Chest pain is a commonly encountered presentation in the emergency department (ED). The chest pain unit at Waikato DHB is designed for patients with likely stable angina, who are at low risk of acute coronary syndrome (ACS), with a normal ECG and Troponin T, who have a history which is highly suggestive of coronary artery disease (CAD). Two issues were identified with patient care on the unit (1) the number of inappropriate admissions and (2) the number of inappropriate exercise tolerance tests.
A baseline study showed that 73% of admissions did not fulfil the criteria and the majority of patients (72%) had an exercise tolerance test (ETT) irrespective of clinical picture. We delivered educational presentations to key stakeholders and the implementation of a new fast track chest pain pathway for discharging patients directly from the ED. There was an improvement in the number of patients inappropriately admitted, which fell to 61%. However, the number of inappropriate ETTs did not decrease, and were still performed on 76.9% of patients.
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The chest pain unit (CPU) at Waikato DHB, Hamilton, New Zealand is a four bedded unit designed for patients with an episode of chest pain thought to be secondary to ischemic coronary artery disease but without features of acute coronary syndrome (ACS). Access to CPU is via the emergency department (ED) doctors who can admit patients directly or via the cardiology registrar.
The chest pain unit admission guidelines are as follows: at least two out of three features of angina (central chest pain, brought on by exertion, relieved by rest or GTN), with a negative Troponin T and no ischemic ECG changes. The pain should have resolved, should be the patient’s only problem, and should appear to have a cardiac cause.
Despite clear guidelines, a large number of patients admitted to CPU do not fulfil the criteria. While working on CPU at Waikato it became clear that patients were frequently admitted with non-anginal chest pain; for example, with pleuritic pain caused by a chest infection or tenderness from costochondritis, creating unnecessary hospital admissions and expense. Occasionally patients were admitted with other medical problems or complex cardiological histories and would be more appropriately managed on a medical or cardiology inpatient ward.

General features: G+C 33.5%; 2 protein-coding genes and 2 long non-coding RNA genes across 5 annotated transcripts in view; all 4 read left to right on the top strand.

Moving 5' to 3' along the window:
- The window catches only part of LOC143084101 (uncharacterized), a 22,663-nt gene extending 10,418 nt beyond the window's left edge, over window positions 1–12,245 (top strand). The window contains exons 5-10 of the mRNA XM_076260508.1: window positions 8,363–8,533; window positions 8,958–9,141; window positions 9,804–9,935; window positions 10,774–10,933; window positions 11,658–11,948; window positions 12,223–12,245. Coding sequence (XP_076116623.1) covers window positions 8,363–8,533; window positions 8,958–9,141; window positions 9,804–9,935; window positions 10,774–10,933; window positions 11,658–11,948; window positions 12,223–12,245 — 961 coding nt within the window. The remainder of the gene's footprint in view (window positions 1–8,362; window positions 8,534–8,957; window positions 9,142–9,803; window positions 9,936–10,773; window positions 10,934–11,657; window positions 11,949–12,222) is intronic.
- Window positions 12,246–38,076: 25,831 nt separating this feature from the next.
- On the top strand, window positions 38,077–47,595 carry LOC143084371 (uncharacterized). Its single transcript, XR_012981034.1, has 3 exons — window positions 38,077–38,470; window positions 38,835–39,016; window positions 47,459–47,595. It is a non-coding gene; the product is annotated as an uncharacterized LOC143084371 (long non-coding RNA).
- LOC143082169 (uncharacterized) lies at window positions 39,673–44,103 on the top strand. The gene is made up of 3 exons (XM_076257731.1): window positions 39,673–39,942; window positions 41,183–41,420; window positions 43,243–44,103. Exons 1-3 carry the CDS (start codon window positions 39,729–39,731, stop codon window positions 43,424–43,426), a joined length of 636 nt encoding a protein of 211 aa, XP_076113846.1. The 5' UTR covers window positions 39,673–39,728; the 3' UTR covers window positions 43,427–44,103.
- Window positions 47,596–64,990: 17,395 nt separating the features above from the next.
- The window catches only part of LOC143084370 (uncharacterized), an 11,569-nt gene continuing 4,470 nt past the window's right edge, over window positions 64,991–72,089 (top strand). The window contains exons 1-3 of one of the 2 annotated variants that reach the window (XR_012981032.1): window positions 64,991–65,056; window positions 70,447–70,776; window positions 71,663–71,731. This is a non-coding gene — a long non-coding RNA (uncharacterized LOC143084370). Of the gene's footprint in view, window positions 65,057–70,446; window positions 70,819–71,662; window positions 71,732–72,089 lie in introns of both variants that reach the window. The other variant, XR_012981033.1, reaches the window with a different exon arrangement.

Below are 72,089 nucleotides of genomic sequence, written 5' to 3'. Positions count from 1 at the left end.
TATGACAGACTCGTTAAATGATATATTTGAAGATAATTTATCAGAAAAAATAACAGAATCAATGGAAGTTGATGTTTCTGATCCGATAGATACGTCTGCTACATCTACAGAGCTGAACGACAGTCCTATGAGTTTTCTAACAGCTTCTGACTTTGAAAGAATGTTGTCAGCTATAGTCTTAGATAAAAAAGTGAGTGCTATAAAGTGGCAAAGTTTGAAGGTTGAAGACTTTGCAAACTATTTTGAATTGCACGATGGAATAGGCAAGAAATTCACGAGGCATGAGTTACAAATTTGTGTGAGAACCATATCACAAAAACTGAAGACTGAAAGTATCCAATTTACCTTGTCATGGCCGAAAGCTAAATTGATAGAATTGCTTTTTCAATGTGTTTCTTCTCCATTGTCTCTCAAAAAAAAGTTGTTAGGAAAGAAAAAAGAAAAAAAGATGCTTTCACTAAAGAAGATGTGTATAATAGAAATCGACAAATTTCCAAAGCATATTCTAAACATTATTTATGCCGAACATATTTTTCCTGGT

From observing practice on CPU, all patients admitted seemed to have exercise tolerance testing, despite their presentation, creating high false positive rates. This led us to question how we could improve the risk stratification process and improve the use of ETTs.
Chest pain is a very common presentation, accounting for up to 25% of emergency hospital admissions. There are multiple causes of chest pain and identifying patients with coronary artery disease (CAD) relies on careful clinical history taking. Typical anginal chest pain is defined as central chest pain, brought on by exertion and relieved by rest or glyceryl trinitrate (GTN) spray. If a patient has two out of three features this is considered atypical angina and if one or less than this is non-anginal chest pain. A diagnosis of angina should be excluded if the pain is non-anginal.
Chest pain units can help identify which patients have occlusive coronary artery disease that possibly needs percutaneous intervention, and help optimise medical management in patients that have anginal symptoms without features of acute coronary syndrome (ACS). This reduces cost compared to admission to a coronary care unit  and can safely reduce length of stay.